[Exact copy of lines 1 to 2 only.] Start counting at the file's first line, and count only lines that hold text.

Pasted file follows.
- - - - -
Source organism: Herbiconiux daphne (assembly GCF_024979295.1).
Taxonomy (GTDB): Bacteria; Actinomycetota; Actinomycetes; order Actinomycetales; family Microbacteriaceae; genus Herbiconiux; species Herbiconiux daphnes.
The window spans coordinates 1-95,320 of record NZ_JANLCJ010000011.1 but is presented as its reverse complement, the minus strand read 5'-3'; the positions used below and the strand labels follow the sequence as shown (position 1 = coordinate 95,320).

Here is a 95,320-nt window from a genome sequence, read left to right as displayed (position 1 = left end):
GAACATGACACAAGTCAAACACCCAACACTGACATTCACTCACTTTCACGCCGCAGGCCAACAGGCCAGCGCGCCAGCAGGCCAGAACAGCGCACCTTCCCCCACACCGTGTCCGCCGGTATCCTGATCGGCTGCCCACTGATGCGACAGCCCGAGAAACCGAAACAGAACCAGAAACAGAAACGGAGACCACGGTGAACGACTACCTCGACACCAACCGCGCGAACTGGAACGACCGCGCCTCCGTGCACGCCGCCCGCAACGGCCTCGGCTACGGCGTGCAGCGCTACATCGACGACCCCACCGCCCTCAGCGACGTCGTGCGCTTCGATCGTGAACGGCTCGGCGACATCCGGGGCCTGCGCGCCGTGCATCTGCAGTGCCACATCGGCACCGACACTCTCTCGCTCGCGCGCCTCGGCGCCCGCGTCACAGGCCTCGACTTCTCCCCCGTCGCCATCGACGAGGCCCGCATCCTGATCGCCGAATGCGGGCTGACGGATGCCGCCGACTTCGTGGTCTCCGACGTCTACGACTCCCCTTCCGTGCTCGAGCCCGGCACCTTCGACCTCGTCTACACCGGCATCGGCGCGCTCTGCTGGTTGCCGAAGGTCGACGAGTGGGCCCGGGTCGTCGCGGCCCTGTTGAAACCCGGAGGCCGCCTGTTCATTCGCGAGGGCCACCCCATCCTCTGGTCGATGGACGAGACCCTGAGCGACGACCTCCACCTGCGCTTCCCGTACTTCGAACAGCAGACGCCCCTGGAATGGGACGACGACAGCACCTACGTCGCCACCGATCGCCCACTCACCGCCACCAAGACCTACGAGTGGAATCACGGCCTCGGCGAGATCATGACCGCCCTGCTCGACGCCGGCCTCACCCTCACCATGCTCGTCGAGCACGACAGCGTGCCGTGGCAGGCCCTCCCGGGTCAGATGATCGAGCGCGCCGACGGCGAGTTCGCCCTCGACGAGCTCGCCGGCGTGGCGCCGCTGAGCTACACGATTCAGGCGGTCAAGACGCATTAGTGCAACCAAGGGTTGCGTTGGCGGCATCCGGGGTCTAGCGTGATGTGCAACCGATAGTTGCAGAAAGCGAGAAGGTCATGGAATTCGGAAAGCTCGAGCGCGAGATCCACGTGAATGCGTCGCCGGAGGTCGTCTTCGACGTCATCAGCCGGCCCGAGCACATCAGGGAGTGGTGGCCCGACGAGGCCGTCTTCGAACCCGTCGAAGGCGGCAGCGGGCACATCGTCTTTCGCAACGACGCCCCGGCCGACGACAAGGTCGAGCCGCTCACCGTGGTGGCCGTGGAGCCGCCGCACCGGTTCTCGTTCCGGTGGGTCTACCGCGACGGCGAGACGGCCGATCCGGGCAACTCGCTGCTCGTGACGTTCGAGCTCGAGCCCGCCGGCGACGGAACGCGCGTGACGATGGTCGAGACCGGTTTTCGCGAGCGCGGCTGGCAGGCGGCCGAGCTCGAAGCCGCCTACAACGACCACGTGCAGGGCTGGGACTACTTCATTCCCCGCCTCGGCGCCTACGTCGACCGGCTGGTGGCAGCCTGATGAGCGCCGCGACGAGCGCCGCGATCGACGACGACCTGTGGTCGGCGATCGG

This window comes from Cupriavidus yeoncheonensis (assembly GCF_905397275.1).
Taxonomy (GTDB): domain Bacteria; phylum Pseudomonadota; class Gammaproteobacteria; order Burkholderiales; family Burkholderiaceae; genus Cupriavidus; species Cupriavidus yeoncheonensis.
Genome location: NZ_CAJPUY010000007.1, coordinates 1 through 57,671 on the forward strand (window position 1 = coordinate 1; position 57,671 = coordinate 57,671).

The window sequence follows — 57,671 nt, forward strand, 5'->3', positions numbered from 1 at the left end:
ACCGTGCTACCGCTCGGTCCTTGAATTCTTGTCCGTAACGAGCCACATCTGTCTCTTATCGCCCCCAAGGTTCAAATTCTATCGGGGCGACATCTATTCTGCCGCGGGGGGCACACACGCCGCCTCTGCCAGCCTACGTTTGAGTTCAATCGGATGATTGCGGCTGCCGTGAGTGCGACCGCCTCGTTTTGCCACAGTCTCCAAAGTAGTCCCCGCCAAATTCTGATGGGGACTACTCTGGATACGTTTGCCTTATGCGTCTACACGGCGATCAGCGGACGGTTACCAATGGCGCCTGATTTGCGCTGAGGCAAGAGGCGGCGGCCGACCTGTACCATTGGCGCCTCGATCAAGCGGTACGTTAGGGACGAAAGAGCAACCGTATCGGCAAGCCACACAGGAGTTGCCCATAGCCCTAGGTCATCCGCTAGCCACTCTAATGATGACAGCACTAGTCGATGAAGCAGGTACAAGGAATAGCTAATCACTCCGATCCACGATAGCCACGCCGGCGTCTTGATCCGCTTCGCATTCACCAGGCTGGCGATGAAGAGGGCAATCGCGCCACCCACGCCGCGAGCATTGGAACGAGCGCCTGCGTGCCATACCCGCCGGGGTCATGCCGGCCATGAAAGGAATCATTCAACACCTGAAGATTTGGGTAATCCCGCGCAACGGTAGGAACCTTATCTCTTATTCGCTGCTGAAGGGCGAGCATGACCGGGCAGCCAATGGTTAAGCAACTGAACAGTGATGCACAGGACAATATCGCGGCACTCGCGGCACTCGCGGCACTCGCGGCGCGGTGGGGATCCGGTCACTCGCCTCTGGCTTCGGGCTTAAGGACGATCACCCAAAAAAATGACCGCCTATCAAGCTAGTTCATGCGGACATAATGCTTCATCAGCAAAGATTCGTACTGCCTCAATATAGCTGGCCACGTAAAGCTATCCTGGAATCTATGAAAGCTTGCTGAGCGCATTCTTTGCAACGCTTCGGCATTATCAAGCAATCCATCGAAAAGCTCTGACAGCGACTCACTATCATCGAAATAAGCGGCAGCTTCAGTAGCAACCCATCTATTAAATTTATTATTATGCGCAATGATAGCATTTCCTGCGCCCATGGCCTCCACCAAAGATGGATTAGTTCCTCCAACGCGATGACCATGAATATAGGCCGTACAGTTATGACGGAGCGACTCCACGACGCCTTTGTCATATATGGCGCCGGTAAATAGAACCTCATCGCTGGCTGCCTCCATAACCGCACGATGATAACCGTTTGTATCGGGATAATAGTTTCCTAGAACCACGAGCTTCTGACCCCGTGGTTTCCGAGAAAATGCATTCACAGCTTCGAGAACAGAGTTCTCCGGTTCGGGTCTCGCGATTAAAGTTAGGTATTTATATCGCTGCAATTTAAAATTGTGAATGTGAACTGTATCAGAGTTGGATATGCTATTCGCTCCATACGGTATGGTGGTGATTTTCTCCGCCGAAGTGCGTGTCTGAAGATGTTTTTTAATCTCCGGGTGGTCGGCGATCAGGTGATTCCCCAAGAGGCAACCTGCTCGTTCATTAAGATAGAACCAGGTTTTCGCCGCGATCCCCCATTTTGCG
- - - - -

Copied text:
Source organism: Herbiconiux daphne (assembly GCF_024979295.1).
Taxonomy (GTDB): Bacteria; Actinomycetota; Actinomycetes; order Actinomycetales; family Microbacteriaceae; genus Herbiconiux; species Herbiconiux daphnes.